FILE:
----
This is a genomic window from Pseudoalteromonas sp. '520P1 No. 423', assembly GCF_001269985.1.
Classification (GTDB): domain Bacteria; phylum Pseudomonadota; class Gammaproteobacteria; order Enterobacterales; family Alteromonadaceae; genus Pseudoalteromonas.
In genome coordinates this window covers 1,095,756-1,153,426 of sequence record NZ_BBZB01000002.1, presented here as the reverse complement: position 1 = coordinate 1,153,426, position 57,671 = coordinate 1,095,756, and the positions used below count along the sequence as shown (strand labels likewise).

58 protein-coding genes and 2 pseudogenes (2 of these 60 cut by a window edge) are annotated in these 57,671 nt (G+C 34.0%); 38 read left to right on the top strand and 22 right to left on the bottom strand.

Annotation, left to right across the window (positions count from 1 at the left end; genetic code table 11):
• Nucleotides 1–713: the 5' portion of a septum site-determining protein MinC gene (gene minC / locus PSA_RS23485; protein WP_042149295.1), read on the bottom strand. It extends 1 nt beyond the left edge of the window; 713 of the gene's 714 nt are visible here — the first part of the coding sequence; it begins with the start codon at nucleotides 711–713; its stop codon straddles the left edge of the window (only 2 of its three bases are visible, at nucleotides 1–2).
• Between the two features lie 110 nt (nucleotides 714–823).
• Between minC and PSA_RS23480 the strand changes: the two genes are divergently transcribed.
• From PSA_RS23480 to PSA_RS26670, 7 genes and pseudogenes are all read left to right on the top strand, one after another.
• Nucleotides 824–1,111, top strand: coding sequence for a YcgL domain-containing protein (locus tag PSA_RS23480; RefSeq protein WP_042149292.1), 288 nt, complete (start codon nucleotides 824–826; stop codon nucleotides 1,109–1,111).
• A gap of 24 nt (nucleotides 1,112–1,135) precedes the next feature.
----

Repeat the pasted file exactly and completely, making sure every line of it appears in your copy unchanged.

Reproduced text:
This is a genomic window from Pseudoalteromonas sp. '520P1 No. 423', assembly GCF_001269985.1.
Classification (GTDB): domain Bacteria; phylum Pseudomonadota; class Gammaproteobacteria; order Enterobacterales; family Alteromonadaceae; genus Pseudoalteromonas.
In genome coordinates this window covers 1,095,756-1,153,426 of sequence record NZ_BBZB01000002.1, presented here as the reverse complement: position 1 = coordinate 1,153,426, position 57,671 = coordinate 1,095,756, and the positions used below count along the sequence as shown (strand labels likewise).

58 protein-coding genes and 2 pseudogenes (2 of these 60 cut by a window edge) are annotated in these 57,671 nt (G+C 34.0%); 38 read left to right on the top strand and 22 right to left on the bottom strand.

Annotation, left to right across the window (positions count from 1 at the left end; genetic code table 11):
• Nucleotides 1–713: the 5' portion of a septum site-determining protein MinC gene (gene minC / locus PSA_RS23485; protein WP_042149295.1), read on the bottom strand. It extends 1 nt beyond the left edge of the window; 713 of the gene's 714 nt are visible here — the first part of the coding sequence; it begins with the start codon at nucleotides 711–713; its stop codon straddles the left edge of the window (only 2 of its three bases are visible, at nucleotides 1–2).
• Between the two features lie 110 nt (nucleotides 714–823).
• Between minC and PSA_RS23480 the strand changes: the two genes are divergently transcribed.
• From PSA_RS23480 to PSA_RS26670, 7 genes and pseudogenes are all read left to right on the top strand, one after another.
• Nucleotides 824–1,111, top strand: coding sequence for a YcgL domain-containing protein (locus tag PSA_RS23480; RefSeq protein WP_042149292.1), 288 nt, complete (start codon nucleotides 824–826; stop codon nucleotides 1,109–1,111).
• A gap of 24 nt (nucleotides 1,112–1,135) precedes the next feature.